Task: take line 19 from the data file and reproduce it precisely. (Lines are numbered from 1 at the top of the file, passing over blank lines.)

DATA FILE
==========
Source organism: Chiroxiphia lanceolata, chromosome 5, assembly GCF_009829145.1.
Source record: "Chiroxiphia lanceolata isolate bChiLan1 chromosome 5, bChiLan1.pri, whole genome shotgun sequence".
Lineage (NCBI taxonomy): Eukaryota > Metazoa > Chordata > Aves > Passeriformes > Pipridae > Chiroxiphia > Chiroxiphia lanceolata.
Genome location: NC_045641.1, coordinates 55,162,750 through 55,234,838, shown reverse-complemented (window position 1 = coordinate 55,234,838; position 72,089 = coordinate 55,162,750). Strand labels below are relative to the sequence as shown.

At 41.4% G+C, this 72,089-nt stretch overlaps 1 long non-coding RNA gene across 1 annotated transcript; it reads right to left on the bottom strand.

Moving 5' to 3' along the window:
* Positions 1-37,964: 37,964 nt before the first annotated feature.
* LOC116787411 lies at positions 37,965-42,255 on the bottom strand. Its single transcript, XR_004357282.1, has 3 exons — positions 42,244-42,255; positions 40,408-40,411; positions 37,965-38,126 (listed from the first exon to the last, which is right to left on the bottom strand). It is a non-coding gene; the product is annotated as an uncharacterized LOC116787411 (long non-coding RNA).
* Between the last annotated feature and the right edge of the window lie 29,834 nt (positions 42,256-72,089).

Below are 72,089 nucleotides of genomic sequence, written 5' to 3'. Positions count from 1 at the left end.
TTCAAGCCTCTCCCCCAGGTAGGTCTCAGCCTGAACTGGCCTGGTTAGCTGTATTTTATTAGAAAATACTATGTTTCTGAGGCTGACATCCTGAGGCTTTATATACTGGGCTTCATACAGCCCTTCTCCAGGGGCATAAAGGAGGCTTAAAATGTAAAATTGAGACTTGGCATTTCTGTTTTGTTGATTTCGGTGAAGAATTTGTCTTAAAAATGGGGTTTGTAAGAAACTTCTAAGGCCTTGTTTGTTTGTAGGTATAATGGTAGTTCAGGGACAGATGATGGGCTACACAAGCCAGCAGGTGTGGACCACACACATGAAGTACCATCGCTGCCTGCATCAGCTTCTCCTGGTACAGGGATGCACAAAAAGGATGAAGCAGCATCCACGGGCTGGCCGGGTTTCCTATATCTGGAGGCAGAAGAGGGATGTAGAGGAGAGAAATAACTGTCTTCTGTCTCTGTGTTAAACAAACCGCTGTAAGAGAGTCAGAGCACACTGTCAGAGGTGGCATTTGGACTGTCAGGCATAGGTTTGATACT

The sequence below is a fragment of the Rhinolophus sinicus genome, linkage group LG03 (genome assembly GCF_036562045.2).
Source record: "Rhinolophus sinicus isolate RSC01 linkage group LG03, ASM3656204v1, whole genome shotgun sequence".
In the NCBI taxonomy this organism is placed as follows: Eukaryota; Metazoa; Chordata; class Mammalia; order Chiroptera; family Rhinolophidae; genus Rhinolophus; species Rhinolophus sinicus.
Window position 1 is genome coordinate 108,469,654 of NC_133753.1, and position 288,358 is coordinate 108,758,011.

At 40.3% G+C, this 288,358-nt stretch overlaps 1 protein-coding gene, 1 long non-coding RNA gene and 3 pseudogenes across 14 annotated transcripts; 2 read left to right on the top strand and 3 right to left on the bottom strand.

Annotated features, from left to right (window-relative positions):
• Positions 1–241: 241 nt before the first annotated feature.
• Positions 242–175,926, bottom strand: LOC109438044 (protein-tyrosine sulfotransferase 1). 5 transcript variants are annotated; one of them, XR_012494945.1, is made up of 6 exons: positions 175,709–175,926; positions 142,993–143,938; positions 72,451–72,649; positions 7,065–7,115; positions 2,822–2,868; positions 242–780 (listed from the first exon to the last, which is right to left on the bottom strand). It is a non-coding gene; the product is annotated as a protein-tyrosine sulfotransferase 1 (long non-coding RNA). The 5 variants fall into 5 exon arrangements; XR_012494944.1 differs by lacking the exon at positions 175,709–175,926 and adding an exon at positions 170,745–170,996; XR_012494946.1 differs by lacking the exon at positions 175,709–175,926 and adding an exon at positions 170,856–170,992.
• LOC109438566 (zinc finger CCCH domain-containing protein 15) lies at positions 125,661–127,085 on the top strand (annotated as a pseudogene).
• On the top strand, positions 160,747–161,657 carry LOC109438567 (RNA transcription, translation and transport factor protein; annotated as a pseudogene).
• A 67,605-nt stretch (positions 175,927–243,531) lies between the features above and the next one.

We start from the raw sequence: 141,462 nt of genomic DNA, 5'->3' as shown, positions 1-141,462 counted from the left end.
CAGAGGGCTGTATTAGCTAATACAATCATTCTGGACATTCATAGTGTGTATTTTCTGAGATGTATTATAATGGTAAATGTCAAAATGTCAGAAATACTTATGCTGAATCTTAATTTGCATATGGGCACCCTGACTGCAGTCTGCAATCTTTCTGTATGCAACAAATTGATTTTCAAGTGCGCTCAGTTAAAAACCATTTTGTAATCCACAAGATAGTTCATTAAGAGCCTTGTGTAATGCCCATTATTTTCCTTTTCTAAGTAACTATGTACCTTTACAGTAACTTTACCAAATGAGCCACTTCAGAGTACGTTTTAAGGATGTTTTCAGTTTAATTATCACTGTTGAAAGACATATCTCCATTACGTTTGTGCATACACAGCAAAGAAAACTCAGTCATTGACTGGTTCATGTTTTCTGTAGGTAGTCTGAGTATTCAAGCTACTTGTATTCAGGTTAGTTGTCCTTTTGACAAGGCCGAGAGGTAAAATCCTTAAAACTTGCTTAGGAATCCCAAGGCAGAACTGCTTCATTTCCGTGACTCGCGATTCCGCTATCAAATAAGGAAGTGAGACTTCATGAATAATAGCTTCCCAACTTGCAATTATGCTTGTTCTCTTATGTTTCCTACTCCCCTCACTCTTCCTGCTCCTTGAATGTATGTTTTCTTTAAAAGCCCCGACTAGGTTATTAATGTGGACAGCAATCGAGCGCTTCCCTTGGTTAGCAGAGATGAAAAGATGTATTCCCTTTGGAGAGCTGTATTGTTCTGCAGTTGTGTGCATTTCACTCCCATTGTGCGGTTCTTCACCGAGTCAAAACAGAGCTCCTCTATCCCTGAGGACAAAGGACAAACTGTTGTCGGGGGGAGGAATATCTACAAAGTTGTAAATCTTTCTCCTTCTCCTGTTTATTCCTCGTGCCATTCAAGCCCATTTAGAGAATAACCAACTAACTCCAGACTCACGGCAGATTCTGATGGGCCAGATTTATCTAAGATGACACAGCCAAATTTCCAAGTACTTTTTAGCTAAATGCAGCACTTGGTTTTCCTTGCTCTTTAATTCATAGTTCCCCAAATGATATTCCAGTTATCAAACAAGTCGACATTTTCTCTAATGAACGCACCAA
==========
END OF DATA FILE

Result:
• Positions 242–175,926, bottom strand: LOC109438044 (protein-tyrosine sulfotransferase 1). 5 transcript variants are annotated; one of them, XR_012494945.1, is made up of 6 exons: positions 175,709–175,926; positions 142,993–143,938; positions 72,451–72,649; positions 7,065–7,115; positions 2,822–2,868; positions 242–780 (listed from the first exon to the last, which is right to left on the bottom strand). It is a non-coding gene; the product is annotated as a protein-tyrosine sulfotransferase 1 (long non-coding RNA). The 5 variants fall into 5 exon arrangements; XR_012494944.1 differs by lacking the exon at positions 175,709–175,926 and adding an exon at positions 170,745–170,996; XR_012494946.1 differs by lacking the exon at positions 175,709–175,926 and adding an exon at positions 170,856–170,992.